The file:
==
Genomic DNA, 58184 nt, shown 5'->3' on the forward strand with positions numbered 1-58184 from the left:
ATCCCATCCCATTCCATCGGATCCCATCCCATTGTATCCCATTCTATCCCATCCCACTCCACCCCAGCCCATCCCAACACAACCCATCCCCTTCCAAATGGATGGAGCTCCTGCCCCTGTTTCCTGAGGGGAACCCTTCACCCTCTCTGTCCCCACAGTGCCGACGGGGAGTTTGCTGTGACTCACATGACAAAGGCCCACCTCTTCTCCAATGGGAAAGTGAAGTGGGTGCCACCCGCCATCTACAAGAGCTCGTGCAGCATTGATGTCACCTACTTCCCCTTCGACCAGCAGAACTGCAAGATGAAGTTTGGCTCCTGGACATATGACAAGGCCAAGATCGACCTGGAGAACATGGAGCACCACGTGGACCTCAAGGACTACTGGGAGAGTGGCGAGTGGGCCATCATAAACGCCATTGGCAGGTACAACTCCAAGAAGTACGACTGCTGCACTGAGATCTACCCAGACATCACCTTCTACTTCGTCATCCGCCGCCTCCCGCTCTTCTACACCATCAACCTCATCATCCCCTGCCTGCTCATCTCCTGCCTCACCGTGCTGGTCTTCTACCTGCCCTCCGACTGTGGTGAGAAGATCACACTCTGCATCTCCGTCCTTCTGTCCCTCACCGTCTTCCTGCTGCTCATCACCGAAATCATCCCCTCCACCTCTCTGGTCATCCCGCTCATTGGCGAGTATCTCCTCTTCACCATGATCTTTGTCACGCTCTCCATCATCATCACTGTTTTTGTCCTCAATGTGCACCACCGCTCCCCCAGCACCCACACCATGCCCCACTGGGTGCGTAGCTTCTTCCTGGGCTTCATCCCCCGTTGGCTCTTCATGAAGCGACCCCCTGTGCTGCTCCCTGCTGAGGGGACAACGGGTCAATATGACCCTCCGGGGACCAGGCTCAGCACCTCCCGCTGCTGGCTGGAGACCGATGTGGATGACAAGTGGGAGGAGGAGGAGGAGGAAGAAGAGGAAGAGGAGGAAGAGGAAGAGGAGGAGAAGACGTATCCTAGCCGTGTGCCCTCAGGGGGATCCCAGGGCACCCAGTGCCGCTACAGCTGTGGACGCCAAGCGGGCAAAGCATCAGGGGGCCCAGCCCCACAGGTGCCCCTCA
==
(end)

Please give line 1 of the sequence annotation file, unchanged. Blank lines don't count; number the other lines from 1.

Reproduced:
Genomic DNA, 58184 nt, shown 5'->3' on the forward strand with positions numbered 1-58184 from the left: